13 Jun Post-Processing: Where there’s light, there’s also shade
I decided to use the Whit weekend to write an article on a series of photographs which I had shot in parallel with the Leica M240 and the film M6. The object was to show how analogue and digital images can successfully complement each other. But the development of the colour photographs was delayed because of the several holiday days in May and I had to put back the experiment.
“De gustibus non est disputandum”, in matters of taste there can be no dispute, is a truism as old as mankind. The perception of colour, form, music, odour, and generally all of creation varies in every person. It depends on ethnic influence, education, age and sex, to mention just a few criteria, and there is much more.
But there are also standards that at any a particular time have general currency.
Let’s say I’m in a good restaurant and have ordered a bottle of wine. The scruffy sommelier, missing a front tooth, pulls out a Tetra-Pak of sweet Lambrusco and makes a great fuss of opening it with a pair of rusty scissors hanging from his neck.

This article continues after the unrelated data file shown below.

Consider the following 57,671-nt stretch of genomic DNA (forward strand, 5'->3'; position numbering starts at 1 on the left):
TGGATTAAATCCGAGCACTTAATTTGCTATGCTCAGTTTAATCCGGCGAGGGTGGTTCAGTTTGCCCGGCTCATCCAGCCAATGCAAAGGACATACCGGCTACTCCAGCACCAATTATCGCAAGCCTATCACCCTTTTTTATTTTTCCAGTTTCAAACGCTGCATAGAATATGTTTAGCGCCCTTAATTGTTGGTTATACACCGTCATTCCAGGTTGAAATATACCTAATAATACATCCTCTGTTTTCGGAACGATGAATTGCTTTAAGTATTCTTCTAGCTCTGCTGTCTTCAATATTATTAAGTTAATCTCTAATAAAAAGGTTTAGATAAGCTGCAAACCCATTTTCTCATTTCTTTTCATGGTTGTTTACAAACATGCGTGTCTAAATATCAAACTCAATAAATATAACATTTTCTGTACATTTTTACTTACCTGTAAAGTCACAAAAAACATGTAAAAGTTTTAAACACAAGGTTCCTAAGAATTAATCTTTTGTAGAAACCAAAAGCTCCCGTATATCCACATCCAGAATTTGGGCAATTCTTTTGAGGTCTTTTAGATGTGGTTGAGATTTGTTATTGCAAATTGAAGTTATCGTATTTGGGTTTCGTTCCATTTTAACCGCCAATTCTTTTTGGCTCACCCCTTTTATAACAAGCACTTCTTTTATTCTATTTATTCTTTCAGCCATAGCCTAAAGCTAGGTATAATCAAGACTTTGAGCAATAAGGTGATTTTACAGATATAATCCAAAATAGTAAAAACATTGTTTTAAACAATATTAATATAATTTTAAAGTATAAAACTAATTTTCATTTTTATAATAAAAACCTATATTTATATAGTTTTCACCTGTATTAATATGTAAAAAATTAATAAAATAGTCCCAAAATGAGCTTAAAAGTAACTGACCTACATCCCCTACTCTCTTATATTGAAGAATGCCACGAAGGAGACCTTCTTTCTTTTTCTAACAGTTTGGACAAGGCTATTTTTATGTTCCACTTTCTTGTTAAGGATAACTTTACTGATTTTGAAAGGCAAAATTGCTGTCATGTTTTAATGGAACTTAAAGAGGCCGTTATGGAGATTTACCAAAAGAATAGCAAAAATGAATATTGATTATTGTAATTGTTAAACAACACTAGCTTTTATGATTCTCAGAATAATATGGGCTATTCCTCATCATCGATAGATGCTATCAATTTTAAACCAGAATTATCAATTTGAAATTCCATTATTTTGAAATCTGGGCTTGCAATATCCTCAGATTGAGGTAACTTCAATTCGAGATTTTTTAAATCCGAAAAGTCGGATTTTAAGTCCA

The first sip, which he had poured into a crystal glass, glued my tongue to my palate. As I freed it with a sucking sound, I stuttered my thanks and ran out of the restaurant. You can say, in this case, that certain standards were lacking.
But do we know of such things happening in photography? And, if so, who sets these standards. What is good, what is
Post-Processing: Where there's light, there's also shade posted on Macfilos on .